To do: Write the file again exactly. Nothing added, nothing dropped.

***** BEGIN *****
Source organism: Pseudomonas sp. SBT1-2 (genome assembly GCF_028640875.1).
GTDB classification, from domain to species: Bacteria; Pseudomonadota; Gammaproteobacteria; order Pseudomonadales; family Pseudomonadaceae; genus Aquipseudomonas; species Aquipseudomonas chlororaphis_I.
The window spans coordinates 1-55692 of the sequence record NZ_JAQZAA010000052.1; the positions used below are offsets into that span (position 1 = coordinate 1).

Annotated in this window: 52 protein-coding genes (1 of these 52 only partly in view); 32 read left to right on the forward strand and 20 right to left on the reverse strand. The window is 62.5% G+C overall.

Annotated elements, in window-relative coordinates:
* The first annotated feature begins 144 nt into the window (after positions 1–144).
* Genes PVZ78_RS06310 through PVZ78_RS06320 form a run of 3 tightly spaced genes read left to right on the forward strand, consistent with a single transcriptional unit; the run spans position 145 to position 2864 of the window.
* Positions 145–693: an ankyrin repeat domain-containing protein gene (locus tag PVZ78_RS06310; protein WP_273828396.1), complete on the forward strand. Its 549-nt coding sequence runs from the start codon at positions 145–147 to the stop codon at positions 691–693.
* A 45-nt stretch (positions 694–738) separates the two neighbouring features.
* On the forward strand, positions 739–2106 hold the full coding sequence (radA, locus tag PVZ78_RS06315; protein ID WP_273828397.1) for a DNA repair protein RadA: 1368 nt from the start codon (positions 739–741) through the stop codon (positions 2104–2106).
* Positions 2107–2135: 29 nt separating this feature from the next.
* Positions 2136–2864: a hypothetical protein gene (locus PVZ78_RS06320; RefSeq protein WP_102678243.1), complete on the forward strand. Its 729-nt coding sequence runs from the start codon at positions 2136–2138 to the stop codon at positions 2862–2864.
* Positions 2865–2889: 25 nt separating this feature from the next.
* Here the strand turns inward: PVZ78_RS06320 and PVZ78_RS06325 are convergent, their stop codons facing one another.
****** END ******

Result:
Source organism: Pseudomonas sp. SBT1-2 (genome assembly GCF_028640875.1).
GTDB classification, from domain to species: Bacteria; Pseudomonadota; Gammaproteobacteria; order Pseudomonadales; family Pseudomonadaceae; genus Aquipseudomonas; species Aquipseudomonas chlororaphis_I.
The window spans coordinates 1-55692 of the sequence record NZ_JAQZAA010000052.1; the positions used below are offsets into that span (position 1 = coordinate 1).

Annotated in this window: 52 protein-coding genes (1 of these 52 only partly in view); 32 read left to right on the forward strand and 20 right to left on the reverse strand. The window is 62.5% G+C overall.

Annotated elements, in window-relative coordinates:
* The first annotated feature begins 144 nt into the window (after positions 1–144).
* Genes PVZ78_RS06310 through PVZ78_RS06320 form a run of 3 tightly spaced genes read left to right on the forward strand, consistent with a single transcriptional unit; the run spans position 145 to position 2864 of the window.
* Positions 145–693: an ankyrin repeat domain-containing protein gene (locus tag PVZ78_RS06310; protein WP_273828396.1), complete on the forward strand. Its 549-nt coding sequence runs from the start codon at positions 145–147 to the stop codon at positions 691–693.
* A 45-nt stretch (positions 694–738) separates the two neighbouring features.
* On the forward strand, positions 739–2106 hold the full coding sequence (radA, locus tag PVZ78_RS06315; protein ID WP_273828397.1) for a DNA repair protein RadA: 1368 nt from the start codon (positions 739–741) through the stop codon (positions 2104–2106).
* Positions 2107–2135: 29 nt separating this feature from the next.
* Positions 2136–2864: a hypothetical protein gene (locus PVZ78_RS06320; RefSeq protein WP_102678243.1), complete on the forward strand. Its 729-nt coding sequence runs from the start codon at positions 2136–2138 to the stop codon at positions 2862–2864.
* Positions 2865–2889: 25 nt separating this feature from the next.
* Here the strand turns inward: PVZ78_RS06320 and PVZ78_RS06325 are convergent, their stop codons facing one another.